Bill Fleischman did it all in his professional career. He wrote books on NASCAR, and covered Wimbledon, the Broad Street Run, and Drexel basketball with equal passion. He was one of the first sports-on-TV critics, with a Rolodex that included numbers for Richard Petty, John Madden, and, he would joke, Moses.
But for Fleischman, 80, who died Wednesday after a battle with cancer, hockey was his favorite subject.
With a wit as sharp as a two-handed slash across the ankles and an eye for bringing to light the personalities of the players he covered, Mr. Fleischman was on the Flyers beat during their glory years of the 1970s.
“Bill was a gentleman and a gentle man," said Bob Clarke, who captained those Stanley Cup champions. “There was no harshness, no vindictiveness [in his work]. He wasn’t ever out to ‘get’ somebody.”
>>FROM THE ARCHIVES: Bill Fleischman as the Flyers win their first Stanley Cup
As the Flyers and their delirious fans spilled onto the Spectrum ice after the team won the 1974 Stanley Cup, Mr. Fleischman noticed the somber reaction from one of their top players, who was injured and unable to play in the riveting 1-0 clincher against Boston.
Mr. Fleischman wrote:
Barry Ashbee [was] on the fringe of the Flyers’ first Stanley Cup celebration, a solitary figure observing the wall-to-wall people from behind sunglasses.
“You might never see another bunch like this,” the ram-rod straight defenseman said in a quivering voice. “I don’t cry much, but I was in tears that last minute and a half. I’ve never been so proud of a bunch of guys in my whole life."
Ashbee suffered an eye injury earlier in the playoffs that turned out to end his career. Three years later, he died of leukemia a month after being diagnosed.
As Inquirer colleague Mike Jensen tweeted, Mr. Fleischman was “a sportswriter who knew what a story was, big or small.”
“If he wrote that Paul Holmgren [messed up] and the Flyers lost, I was OK with that,” said Holmgren, a former Flyers player and current team president. “He told it like it was, but he was fair.”
>>FROM THE ARCHIVES: Fleischman chronicles the Flyers’ second championship
Humor was as much a part of Mr. Fleischman’s reporting as the final score. He nicknamed former Flyers general manager Keith “the Thief” Allen and humorously tagged Ross Lonsberry as one of the team’s worst dressers for wearing “a purple jacket teammates insist was his high-school graduation coat.”
Mr. Fleischman was born in Chester and graduated from Germantown High School in 1956. He attended Gettysburg College, where he met his wife, Barbara, in, of all things, a course on modern poetry. Naturally, he had a zinger for that, too.
“He used to tell me, ‘I’m the only thing you ever got out of that class,’ " Barbara said, laughing.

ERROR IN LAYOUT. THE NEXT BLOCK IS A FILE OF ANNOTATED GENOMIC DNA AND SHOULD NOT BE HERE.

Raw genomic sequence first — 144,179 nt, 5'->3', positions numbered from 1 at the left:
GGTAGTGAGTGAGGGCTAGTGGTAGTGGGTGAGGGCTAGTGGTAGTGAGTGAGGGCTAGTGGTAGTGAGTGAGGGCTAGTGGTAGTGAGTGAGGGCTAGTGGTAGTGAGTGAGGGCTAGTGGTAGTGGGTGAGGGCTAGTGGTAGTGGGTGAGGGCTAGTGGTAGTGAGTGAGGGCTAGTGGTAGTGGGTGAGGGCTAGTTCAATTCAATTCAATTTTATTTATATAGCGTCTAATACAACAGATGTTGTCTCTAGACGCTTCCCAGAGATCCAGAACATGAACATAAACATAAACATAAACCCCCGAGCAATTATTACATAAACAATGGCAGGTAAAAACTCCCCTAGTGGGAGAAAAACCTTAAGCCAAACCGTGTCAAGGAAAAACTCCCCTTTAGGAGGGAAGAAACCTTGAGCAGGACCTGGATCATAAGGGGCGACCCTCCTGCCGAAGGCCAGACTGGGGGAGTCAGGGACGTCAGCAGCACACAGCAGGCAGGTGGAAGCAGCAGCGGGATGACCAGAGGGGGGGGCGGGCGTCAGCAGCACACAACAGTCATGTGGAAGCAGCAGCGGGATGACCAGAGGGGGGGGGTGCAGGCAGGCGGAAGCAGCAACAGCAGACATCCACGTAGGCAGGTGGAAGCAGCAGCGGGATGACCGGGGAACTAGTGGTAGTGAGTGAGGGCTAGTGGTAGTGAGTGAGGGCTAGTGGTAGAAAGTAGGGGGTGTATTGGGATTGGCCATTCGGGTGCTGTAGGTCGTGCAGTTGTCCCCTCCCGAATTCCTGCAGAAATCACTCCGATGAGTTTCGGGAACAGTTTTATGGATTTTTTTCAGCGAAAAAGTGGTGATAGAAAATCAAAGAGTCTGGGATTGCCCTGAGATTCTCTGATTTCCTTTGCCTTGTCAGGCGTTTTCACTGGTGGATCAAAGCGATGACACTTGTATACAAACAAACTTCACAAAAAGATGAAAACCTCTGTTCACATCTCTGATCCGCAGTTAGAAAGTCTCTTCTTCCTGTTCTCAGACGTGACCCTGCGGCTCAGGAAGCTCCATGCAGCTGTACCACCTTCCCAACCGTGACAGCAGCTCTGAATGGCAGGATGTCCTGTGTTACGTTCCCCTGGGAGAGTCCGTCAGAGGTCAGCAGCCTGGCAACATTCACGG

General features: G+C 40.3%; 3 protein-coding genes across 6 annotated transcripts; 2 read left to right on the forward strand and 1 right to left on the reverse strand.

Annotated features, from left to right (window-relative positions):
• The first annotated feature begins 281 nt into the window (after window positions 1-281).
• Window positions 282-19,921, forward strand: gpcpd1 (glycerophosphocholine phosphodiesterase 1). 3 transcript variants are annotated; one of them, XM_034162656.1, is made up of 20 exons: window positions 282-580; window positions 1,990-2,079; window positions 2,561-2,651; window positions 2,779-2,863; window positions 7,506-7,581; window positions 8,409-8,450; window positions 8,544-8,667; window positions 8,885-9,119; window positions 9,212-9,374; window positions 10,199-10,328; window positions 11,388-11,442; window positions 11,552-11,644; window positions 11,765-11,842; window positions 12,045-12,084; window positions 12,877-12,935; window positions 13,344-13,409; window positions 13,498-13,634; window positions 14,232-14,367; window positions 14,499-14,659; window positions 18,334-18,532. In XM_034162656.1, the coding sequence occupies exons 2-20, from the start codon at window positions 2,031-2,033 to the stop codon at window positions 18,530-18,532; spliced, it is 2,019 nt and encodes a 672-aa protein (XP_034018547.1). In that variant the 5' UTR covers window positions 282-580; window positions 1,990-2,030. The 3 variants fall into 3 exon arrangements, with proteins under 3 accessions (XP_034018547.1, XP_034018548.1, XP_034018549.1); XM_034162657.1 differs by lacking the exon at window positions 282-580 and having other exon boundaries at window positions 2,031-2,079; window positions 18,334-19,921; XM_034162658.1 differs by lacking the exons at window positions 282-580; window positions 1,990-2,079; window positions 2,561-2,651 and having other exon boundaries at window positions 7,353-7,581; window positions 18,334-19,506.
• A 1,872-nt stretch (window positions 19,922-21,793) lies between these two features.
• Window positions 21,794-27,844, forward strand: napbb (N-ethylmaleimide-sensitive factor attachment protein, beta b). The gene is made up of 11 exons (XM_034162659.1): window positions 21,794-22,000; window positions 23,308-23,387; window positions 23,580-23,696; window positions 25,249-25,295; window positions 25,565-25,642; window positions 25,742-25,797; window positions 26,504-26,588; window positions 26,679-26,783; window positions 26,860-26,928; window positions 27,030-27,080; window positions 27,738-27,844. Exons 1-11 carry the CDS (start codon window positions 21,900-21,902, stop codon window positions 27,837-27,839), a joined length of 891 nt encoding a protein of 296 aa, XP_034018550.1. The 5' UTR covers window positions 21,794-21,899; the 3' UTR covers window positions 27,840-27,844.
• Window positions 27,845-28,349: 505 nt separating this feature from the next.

The Fleischmans settled in Wilmington and had two daughters: Jill Herr, who lives in Middletown, Del., and Heather, who was a student at Syracuse when she died in a 1989 car accident.
Bill and Barbara worked quickly to cement Heather’s legacy by establishing a scholarship at the university’s prominent Newhouse journalism school in her honor. Abigail Van Buren, who penned the nationally syndicated Dear Abby column, was one of the first donors.
Madeleine Davison, Allison Ingrum, Catherine Leffert, and Samantha Perkins were this year’s recipients. The awards ceremony was Tuesday.
“We missed Bill’s inspirational words,” said Rosanna Grassi, associate dean of student affairs. “But the Fleischman family will always be part of the Newhouse school and remembered not only by the students whom this scholarship has helped, but also by all of us who were fortunate enough to get to know Bill and Barbara.”
His daughter Jill added: “My heart is broken, but it’s the price to pay for having exceptional parents, He wrote the best letters to me from the road.”
>>FROM THE ARCHIVES: The night the Flyers ran the Soviet Union out of the Spectrum
Mr. Fleischman worked at the Burlington County Times and the Wilmington News Journal before being hired by the Daily News in 1969. He held the title of assistant sports editor when he retired in 2005, though he maintained contact by coordinating panelists for what became then-Comcast SportsNet’s most popular talk show.
“A true measure of Bill was how he handled the scheduling of all the writers for all the years of Daily News Live," said Pat McLoone, managing editor for sports for The Inquirer and Daily News. "There were a lot of tensions and egos involved in that, but it worked because of how much Bill was liked and respected.”
He taught journalism at the University of Delaware for nearly three decades, instilling in his students that lesson of “firm, but fair.”
“Bill was dedicated to the principles of good journalism, and I’m sure he brought those same high standards to the classroom,” said longtime colleague and Pro Football Hall of Fame writer Ray Didinger. “I know I learned a lot just sitting next to him in the Daily News office.”
Former Daily News executive sports editor Mike Rathet was a fiery type, who often leaned on Mr. Fleischman’s steady hand after a rough meeting. These were 20th-century newsmen, in a time when passion and volatility intersected as freely as Broad Street and Pattison Avenue.
“He was one of the nicest people I have ever met and always came into my office to quiet me down when my temperature rose against something that was going wrong,” Rathet said. “[Bill] saved me from myself several times. ... He didn’t take many bows, but he should have.”
A viewing will be held from 4 to 7 p.m. Friday at the Doherty Funeral Home, 3200 Limestone Road, Pike Creek, Del.
The funeral will be at 10 a.m. Saturday at the First Unitarian Church of Wilmington, 730 Halstead Road. Burial will be private for immediate family members.